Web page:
A roughly to-scale diagram showing the progress made by the ExoMars TGO. The thick grey lines mark decreases in one hour of the spacecraft's orbit. Blue shows the current orbit, red shows the orbit in March 2018, green shows the orbit that the team is aiming for.
Whether screeching to a halt or gently lowering your speed, slowing down can be hard on Earth. But when braking in a vacuum you need to get creative. That's why spacecraft like NASA's Mars Reconnaissance Orbiter and the European Space Agency's Venus Express use the atmospheres of planets they're studying as an external brake, slowing down and edging closer to their target orbit over the course of months.
The process is called aerobraking, and right now the ESA's ExoMars Trace Gas Orbiter is going through its last few weeks of the process, after nearly a year of dipping its solar panels and body into the atmosphere of Mars to slow it down and lower it into an orbit closer to the planet's surface.
It's like sticking your hands in the snow to slow yourself down as you speed down a hill on a sled, or brushing your hands along a plastic slide to adjust your speed as you hurtle to the ground. The friction is enough to slow you down to a more comfortable speed—whether you're a sliding human or a speeding satellite.
Eventually, the ExoMars Trace Gas Orbiter will orbit at 248 miles (400 km) above the Martian surface, roughly the same height as the International Space Station is relative to Earth. At that altitude, circling Mars will only take 2 hours, down from the once-daily orbits it was making last March when it started the aerobraking process, and vastly closer than the 4.2 days it was taking earlier in its orbit.
The orbiter is finally getting to the perfect point, and is now at a height that takes it around the planet every three hours.
The aerobraking process started in March 2017, took a break in summer 2017 (when the Earth and Mars were on opposite sides of the sun), and started again in August. In that time, it's slowed down by an incredible 1748 miles per hour (781.5 m/s) and come into more of a circular orbit.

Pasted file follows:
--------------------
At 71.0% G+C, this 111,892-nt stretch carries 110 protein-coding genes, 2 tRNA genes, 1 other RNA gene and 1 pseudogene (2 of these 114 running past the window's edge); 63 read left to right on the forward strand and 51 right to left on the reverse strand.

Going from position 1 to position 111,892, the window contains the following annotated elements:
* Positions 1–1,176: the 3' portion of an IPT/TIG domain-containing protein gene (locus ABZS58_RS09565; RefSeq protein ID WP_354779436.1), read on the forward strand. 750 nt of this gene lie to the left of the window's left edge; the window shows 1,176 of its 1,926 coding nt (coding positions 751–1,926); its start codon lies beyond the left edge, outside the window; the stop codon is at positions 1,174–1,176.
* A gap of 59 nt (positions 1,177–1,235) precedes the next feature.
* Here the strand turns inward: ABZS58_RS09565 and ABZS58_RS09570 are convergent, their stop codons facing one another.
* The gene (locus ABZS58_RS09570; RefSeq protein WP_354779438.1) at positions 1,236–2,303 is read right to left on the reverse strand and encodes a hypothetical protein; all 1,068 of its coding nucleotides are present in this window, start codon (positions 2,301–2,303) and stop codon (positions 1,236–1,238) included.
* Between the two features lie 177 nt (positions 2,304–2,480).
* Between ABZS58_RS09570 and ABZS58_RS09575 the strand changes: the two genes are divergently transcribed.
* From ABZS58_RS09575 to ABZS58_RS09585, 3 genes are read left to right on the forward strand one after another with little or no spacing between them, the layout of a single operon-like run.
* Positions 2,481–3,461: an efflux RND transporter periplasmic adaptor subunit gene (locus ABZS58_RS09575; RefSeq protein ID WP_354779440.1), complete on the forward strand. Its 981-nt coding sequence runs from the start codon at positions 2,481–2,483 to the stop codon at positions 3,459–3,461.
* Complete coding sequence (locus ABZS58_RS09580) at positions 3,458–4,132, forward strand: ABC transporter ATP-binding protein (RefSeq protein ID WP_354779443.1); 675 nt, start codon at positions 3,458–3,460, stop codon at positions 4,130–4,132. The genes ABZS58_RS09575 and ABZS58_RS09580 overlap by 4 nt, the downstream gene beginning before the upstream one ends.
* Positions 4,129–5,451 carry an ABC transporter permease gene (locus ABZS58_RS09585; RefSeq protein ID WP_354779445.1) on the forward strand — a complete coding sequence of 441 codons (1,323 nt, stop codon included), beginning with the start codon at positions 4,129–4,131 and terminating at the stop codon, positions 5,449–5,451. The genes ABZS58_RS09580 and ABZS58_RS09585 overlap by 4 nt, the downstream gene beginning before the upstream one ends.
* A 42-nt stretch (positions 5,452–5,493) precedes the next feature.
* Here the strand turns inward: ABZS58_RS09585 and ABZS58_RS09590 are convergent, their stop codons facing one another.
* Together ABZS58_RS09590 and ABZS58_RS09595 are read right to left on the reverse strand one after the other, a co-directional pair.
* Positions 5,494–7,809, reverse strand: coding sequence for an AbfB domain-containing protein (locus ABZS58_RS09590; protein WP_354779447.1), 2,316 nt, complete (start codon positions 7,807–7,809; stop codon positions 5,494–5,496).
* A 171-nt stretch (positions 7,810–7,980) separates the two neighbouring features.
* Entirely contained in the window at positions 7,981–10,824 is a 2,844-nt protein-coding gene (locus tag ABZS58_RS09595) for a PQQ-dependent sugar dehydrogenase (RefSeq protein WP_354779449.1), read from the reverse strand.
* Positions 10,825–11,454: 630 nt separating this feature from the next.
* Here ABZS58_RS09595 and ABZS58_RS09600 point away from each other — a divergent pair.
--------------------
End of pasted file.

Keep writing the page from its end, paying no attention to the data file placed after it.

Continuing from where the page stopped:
Scientists here on Earth have to send commands to the orbiter every day to make sure it stays in the optimal position. The density of Mars' atmosphere can vary widely, so the scientists have to makes sure the orbiter is positioned in exactly the right way to slow itself down without losing control.
Once the orbiter is in just the right spot, science can begin in earnest.
The Trace Gas Orbiter is (rather predictably) focused on understanding more about the trace gases within the Martian atmosphere. Two suites of instruments on the orbiter will look for small amounts of gases like methane, which on Earth can originate from either geothermal sources like volcanoes or vents, or biological sources, like cows. Figuring out how much methane is in the atmosphere and pinpointing where it comes from could give us greater insight into the nature of Mars.
An onboard camera will image any potential sources of methane the orbiter picks up, while another instrument looks for sources of frozen water just at or under the surface.